New research shows that toddlers can take into account both race and how a person treats someone else when deciding who would make a better playmate.
Jessica Sommerville, associate professor of psychology at the University of Washington, who studies how children develop social behaviors like kindness and generosity, noticed something odd a few years ago. The 15-month-old infants in her experiments seemed to be playing favorites among the researchers on her team, being more inclined to share toys or play with some researchers than others.
“It’s not like one experimenter was nicer or friendlier to the babies—we control for factors like that,” Sommerville says. She took a closer look at the data and realized that the babies were more likely to help researchers who shared the same ethnicity, a phenomenon known as in-group bias, or favoring people who share their own characteristics.
“At the time, about half of the research assistants in my lab were Asian-American and the other half were Caucasian, and most of the babies in our experiments are Caucasian,” Sommerville says. “We know that by preschool, children show in-group bias concerning race, but results in infants have been mixed.”
Fair and square
She and her research team designed a new experiment to test how race and fairness—a social tendency that infants appear to notice—influence babies’ selection of a playmate.
The findings, published in the online journal Frontiers in Psychology, show that 15-month-old babies value a person’s fairness—whether or not an experimenter equally distributes toys—unless babies see that the experimenter unevenly distributed toys in a way that benefits a person of the same race as the infant.
“It’s surprising to see these pro-social traits of valuing fairness so early on, but at the same time, we’re also seeing that babies have self-motivated concerns too,” Sommerville says.
Forty white 15-month-old babies sat on their parents’ laps while watching two white experimenters divide toys between recipients. One experimenter divided the toys equally, and the other experimenter divided the toys unequally, as shown in the video below.
Later, when the babies had a chance to choose who to play with, 70 percent of the time infants preferred the experimenter who distributed the toys fairly. This suggests that when individuals are the same race as the infant, babies favor fair over unfair individuals as playmates.
Next, Sommerville and her team asked a more complex question. What would happen when individuals who were of the same race as the infant actually stood to benefit from inequity?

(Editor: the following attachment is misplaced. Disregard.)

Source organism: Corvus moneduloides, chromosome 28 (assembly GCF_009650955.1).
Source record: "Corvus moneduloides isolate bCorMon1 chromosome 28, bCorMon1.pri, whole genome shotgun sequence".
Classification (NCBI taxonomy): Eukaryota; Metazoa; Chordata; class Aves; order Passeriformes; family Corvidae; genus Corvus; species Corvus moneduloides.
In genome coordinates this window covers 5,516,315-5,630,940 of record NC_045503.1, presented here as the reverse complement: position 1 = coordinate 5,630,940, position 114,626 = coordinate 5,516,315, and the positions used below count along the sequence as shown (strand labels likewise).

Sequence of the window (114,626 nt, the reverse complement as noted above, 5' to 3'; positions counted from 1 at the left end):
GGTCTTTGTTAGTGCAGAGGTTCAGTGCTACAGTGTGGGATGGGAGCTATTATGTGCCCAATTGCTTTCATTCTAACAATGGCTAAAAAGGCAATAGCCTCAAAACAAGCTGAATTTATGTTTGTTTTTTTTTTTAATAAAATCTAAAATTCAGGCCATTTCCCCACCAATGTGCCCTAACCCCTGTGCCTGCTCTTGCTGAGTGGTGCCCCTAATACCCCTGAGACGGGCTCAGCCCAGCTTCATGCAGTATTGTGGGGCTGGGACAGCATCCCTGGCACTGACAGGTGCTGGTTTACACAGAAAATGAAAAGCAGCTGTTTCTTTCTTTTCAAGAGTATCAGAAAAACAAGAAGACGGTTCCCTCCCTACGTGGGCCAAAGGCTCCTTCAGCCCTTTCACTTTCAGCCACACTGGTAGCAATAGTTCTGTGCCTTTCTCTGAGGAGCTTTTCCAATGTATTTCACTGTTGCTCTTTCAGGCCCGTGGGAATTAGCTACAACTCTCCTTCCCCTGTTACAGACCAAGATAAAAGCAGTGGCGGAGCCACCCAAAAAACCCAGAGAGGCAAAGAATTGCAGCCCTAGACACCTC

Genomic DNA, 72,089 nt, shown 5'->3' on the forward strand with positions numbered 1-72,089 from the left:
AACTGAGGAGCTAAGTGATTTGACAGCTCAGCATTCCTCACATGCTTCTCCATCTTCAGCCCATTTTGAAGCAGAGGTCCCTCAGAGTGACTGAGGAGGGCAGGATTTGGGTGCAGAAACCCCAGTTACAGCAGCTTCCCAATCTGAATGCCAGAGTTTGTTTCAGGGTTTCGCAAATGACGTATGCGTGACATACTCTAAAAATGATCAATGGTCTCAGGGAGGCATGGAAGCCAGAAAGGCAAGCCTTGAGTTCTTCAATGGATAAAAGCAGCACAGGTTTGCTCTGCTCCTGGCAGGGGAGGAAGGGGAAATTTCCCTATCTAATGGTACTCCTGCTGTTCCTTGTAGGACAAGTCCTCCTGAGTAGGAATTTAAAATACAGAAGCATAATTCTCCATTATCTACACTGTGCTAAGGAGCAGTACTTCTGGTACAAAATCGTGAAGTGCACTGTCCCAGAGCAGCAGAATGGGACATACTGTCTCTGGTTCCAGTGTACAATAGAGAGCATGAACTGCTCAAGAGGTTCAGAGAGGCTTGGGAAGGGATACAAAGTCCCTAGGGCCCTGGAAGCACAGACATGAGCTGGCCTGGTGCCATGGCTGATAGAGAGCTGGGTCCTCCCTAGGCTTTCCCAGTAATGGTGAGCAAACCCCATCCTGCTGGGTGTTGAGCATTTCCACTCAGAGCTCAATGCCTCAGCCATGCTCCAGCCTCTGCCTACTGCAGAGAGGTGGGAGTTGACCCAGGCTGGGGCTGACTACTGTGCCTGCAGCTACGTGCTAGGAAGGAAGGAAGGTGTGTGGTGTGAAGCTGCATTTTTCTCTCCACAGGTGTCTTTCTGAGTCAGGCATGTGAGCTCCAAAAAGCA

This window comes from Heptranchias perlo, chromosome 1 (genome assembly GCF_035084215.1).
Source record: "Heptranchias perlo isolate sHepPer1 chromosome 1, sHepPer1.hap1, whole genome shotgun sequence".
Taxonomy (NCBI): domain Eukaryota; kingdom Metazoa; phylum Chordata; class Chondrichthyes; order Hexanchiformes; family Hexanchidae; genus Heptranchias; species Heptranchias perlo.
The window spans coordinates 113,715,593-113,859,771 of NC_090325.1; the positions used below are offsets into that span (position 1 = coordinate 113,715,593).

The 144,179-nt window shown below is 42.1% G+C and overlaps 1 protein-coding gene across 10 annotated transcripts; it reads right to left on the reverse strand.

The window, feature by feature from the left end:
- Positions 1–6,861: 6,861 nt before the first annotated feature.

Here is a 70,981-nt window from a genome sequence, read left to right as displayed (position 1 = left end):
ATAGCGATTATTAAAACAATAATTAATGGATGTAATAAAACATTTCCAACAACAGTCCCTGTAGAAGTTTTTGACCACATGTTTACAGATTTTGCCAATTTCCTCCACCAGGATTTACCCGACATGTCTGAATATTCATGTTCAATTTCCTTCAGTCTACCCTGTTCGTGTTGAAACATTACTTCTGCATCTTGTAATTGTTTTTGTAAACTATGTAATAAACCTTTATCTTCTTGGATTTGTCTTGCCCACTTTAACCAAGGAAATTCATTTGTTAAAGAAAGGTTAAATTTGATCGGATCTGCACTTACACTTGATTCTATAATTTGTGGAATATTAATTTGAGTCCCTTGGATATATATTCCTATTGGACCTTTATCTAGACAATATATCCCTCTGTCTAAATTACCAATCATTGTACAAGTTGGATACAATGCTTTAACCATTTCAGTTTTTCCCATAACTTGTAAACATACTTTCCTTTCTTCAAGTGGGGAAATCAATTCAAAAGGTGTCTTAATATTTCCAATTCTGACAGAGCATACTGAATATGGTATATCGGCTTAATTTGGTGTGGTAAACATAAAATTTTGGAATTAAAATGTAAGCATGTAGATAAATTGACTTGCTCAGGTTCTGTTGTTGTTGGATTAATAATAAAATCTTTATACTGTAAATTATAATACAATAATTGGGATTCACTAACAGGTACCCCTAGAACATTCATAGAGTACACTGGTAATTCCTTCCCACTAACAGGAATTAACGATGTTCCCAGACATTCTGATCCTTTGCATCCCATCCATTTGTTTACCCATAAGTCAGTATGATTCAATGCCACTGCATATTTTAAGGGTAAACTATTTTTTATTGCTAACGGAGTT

In a second experiment, 80 white 15-month-old infants saw a fair and an unfair experimenter distribute toys to a white and to an Asian recipient. Half the babies saw the unfair experimenter give more to the Asian recipient; and the other half of babies saw the experimenter give more to the white recipient.
When it came time to decide a playmate, infants seemed more tolerant of unfairness when the white recipient benefited from it. They picked the fair experimenter less often when the unfair experimenter gave more toys to the white recipient versus the Asian recipient.
“If all babies care about is fairness, then they would always pick the fair distributor, but we’re also seeing that they’re interested in consequences for their own group members,” Sommerville says.
The findings imply that infants can take into account both race and social history (how a person treats someone else) when deciding which person would make a better playmate.
“Babies are sensitive to how people of the same ethnicity as the infant, versus a different ethnicity, are treated—they weren’t just interested in who was being fair or unfair,” says Monica Burns, coauthor of the study and a former University of Washington psychology undergraduate. She’s now a psychology graduate student at Harvard University.
“It’s interesting how infants integrate information before choosing who to interact with, they’re not just choosing based on a single dimension,” she says.
Sommerville is quick to point out that her findings do not mean that babies are racist. “Racism connotes hostility,” she says, “and that’s not what we studied.”
What the study does show is that babies use basic distinctions, including race, to start to “cleave the world apart by groups of what they are and aren’t a part of,” Sommerville says.
A Psychology of Character grant from Wake Forest University supported the research.
Source: University of Washington